Civil Action No. 17-210
Amanda Savage, Eileen M. Connor, Toby R. Merrill, Legal Services Center, Harvard Law School, Jamaica Plain, MA, Jennifer Bennett, Public Justice, P.C., Oakland, CA, for Plaintiff. Christy C. Wiegand, United States Attorney's Office, Pittsburgh, PA, Peter J. Phipps, U.S. Department of Justice, Civil Division, Federal Programs, Washington, DC, for Defendant.
Amanda Savage, Eileen M. Connor, Toby R. Merrill, Legal Services Center, Harvard Law School, Jamaica Plain, MA, Jennifer Bennett, Public Justice, P.C., Oakland, CA, for Plaintiff.
Christy C. Wiegand, United States Attorney's Office, Pittsburgh, PA, Peter J. Phipps, U.S. Department of Justice, Civil Division, Federal Programs, Washington, DC, for Defendant.
Nora Barry Fischer, United States District Judge
This action is brought by the Project on Predatory Lending of the Legal Services Center of Harvard Law School ("the Project") against the United States Department of Justice ("the DOJ"), seeking disclosure of materials pursuant to the Freedom of Information Act, 5 U.S.C. § 552, obtained by the DOJ during discovery in a prior lawsuit. The DOJ has withheld all materials requested by the Project and thus the parties have filed cross-motions for summary judgment to resolve the dispute. (Docket Nos. 41 & 47). In addition, pending before the Court are the Project's related Motion to Strike Statements from the Affidavits submitted by the DOJ in support if its cross-motion for summary judgment (Docket No. 54), and a Motion in the Alternative for Discovery (Docket No. 52). After careful consideration of the parties' positions, and for the following reasons, the Court will grant in part and deny in part each parties' cross-motion for summary judgment. The DOJ will be ordered to produce a limited set of responsive documents deemed to be agency records. The Project's motion for discovery will be denied as moot and its motion to strike will be denied to the extent that the Court's opinion is consistent with the statements in the DOJ's affidavits.
The underlying litigation in which the requested FOIA materials were produced was a qui tam False Claims Act action filed in the United States District Court for the Western District of Pennsylvania on April 7, 2007, against Education Management Corporation ("EDMC"). United States ex rel. Washington v. Education Management LLC , No. 2:07-cv-461 (W.D. Pa.) ("EDMC Litigation"). Pl.'s Concise Stmt. Mat. Facts, ¶ 1 (Docket No. 49); Def.'s Concise Stmt. Mat. Facts, ¶ 1 (Docket No. 43). In the EDMC Litigation, whistleblower employees of EDMC, referred to as the Relators, alleged that EDMC violated federal law by illegally paying recruiters based on the number of students they could enroll and then lying to the government in order to receive approximately $11 billion dollars in federal funding. Pl.'s Concise Stmt. Mat. Facts, ¶ 2.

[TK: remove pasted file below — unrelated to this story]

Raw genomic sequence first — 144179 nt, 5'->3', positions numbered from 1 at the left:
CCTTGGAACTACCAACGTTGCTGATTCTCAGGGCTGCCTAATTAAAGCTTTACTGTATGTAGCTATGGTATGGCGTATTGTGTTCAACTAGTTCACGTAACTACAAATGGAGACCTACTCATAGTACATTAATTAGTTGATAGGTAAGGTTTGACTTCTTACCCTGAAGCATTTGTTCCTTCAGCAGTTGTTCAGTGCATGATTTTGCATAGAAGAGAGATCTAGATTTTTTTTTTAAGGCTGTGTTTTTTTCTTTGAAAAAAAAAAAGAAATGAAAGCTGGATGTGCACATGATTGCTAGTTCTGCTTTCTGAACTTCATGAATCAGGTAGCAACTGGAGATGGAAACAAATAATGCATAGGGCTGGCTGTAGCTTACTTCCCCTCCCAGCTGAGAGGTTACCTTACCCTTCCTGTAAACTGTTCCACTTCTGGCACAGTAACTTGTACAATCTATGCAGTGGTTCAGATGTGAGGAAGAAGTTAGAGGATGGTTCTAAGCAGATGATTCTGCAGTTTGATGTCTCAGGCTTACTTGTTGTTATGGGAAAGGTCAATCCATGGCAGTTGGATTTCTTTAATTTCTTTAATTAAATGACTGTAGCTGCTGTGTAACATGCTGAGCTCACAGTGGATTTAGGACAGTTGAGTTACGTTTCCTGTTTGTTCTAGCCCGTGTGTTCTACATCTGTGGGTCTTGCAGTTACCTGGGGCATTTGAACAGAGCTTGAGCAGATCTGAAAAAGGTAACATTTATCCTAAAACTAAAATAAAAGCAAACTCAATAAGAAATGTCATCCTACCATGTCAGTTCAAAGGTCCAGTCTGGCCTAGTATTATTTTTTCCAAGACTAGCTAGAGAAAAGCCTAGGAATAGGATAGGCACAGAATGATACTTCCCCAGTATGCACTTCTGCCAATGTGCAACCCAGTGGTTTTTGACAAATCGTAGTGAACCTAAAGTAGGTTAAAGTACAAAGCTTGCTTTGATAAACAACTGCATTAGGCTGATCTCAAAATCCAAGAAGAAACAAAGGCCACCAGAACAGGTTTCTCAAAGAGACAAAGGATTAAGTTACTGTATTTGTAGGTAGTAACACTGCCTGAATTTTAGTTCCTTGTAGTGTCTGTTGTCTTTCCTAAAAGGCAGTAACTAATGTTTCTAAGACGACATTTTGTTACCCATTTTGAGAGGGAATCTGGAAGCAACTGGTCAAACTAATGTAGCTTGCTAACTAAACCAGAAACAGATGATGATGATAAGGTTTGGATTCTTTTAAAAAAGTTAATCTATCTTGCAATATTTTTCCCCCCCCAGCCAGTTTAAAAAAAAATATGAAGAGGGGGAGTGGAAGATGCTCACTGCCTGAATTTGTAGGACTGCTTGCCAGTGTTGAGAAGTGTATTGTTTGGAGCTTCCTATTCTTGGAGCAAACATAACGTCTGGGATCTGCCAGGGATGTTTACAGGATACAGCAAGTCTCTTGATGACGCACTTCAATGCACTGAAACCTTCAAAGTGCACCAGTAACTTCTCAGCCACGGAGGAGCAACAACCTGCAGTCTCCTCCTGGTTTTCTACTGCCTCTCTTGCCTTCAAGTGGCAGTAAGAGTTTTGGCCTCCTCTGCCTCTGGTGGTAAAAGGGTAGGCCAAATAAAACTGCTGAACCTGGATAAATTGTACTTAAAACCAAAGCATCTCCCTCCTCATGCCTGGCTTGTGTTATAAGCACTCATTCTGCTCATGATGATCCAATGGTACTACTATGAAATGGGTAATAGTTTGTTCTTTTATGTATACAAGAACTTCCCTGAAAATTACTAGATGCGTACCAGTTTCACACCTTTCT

The United States, as well as several other States, intervened in the lawsuit. Id. ¶ 2. The EDMC Litigation was handled within the Civil Division of United States Attorney's Office of the Western District by lead counsel Christy C. Weigand, Deputy Chief of the Civil Division, along with co-counsel, Assistant United States Attorney Colin J. Callahan. Def.'s Concise Stmt. Mat. Facts, ¶¶ 1, 28, 30. The Chief of the Civil Division, Michael A. Comber, oversaw the litigation and was settlement counsel. Id. ¶ 30. Attorneys from the McKool Smith law firm represented the Relators, and attorneys from the Jones Day law firm represented EDMC. Id. ¶ 38. On November 16, 2015, the DOJ announced that it had settled the EDMC litigation for $95.5 million dollars. Pl.'s Concise Stmt. Mat. Facts, ¶ 7; Def.'s Concise Stmt. Mat. Facts, ¶ 17.
A. Relevant Discovery during the EDMC Litigation
During the course of discovery in the EDMC Litigation, EDMC was ordered to produce documents regarding student recruitment practices and practices regarding regulatory compliance. Pl.'s Concise Stmt. Mat. Facts, ¶ 1; Def.'s Concise Stmt. Mat. Facts, ¶ 6. From October 15, 2013 through September 15, 2014, EDMC produced a voluminous amount of discovery materials to the DOJ. Def.'s Concise Stmt. Mat. Facts, ¶¶ 2, 39. The discovery materials were produced on external electronic media consisting of hard drives, with some information provided on Compact Discs and Digital Video Discs (collectively referred to as the "EDMC Hard Drive materials" or "Hard Drives"). Id. ¶ 2. The EDMC Hard Drive materials were delivered to the DOJ on a rolling basis. Id. Upon receipt by the DOJ of a Hard Drive, the DOJ immediately delivered them to counsel for the Relators at McKool Smith. Id. ¶ 7. Relators' counsel would upload the materials on the Hard Drives to the firms' electronic document review platform. Id. McKool Smith eventually returned the Hard Drives to the DOJ, where the Hard Drives themselves were stored. Id. ¶ 20.